Jim looked between her and Joyce, who now looked equally as confused. “Joyce and I went for a walk by the lake, y’know, catching up,” Jim waved it off nonchalantly but that didn’t stop Chrissy making a passive aggressive ‘hmph’ noise.

Karen quickly took the reins of the conversation so as to avoid another public Jim and Chrissy argument. “So, my parents leave at six if you guys want to come round for eight, is that okay with everyone?”

Joyce turned her attention back to Karen and nodded with an assuring smile. “I’ll be there!”

“Are you sure that’s a good idea, Joyce?” Chrissy chipped in there.

Benny spoke for everyone there when he asked, “What is that supposed to mean, Chrissy?”

“Well, y’know,” Chrissy suddenly became very aware of all the eyes on her then, awaiting her next words. She didn’t seem to care. “After everything that’s happened, maybe it wouldn’t be wise to be in a party environment,” she shrugged and rolled her eyes and took one of Karen’s grapes and popped it into her mouth.

Jim looked at his girlfriend with his jaw practically on the floor and his eyebrows hitting the ceiling with astonishment. He wanted the ground to swallow him up in that moment, he could only imagine how Joyce felt when everyone’s eyes turned to her.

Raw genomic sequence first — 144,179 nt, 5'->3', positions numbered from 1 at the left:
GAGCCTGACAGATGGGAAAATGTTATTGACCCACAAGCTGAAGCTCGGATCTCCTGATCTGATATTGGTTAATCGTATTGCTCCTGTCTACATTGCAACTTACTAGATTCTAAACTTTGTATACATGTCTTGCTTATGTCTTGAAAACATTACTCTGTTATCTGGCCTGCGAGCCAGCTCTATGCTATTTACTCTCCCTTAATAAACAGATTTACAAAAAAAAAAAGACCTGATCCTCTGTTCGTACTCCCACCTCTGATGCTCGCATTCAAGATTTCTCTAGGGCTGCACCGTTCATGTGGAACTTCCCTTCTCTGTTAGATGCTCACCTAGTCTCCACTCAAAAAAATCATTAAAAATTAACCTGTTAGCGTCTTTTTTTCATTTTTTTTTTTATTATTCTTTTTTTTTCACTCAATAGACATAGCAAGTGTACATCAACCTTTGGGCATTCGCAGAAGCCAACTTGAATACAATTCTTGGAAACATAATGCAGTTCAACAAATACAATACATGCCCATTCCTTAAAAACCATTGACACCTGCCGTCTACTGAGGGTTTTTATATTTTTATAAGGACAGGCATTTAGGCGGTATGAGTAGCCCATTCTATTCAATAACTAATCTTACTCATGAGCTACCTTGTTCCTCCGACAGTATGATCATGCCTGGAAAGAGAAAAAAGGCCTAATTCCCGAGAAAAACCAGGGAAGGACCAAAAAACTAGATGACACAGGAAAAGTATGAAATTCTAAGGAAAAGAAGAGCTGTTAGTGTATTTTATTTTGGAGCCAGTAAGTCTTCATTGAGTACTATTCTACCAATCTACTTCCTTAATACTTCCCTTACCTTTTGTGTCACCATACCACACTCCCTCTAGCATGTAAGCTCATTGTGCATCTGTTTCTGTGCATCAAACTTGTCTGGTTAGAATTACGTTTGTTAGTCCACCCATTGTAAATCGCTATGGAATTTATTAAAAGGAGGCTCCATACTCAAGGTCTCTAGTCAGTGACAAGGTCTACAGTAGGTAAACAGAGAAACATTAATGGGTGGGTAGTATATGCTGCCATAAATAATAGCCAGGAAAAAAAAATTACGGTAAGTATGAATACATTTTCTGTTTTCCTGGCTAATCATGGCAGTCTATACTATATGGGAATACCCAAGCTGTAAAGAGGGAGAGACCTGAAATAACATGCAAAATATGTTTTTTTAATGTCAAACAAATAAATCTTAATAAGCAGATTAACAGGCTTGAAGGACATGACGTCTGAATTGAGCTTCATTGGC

Joyce, on the other hand, did not look offended or embarrassed as Chrissy’s had hoped she would’ve felt. Instead her expression remained composed, her mouth in a straight line, her gaze unwavering. Jim, however, could see the anger behind her eyes. “I think I’ll be just fine, Chrissy. But thank you ever so much for your concern, that’s really considerate of you,” Joyce faked a smile that could’ve cut through Chrissy like a knife. Jim noticed the amused smirk play on Benny’s lips.

Chrissy rolled her eyes again and pursed her lips. After an awkward moment of silence, Chrissy obviously unable to think of a retort, she flipped her hair over her shoulder. “Come on, Karen, there’s more try outs after lunch we better go get ready,” Chrissy didn’t give Karen time to respond as she had already stood up.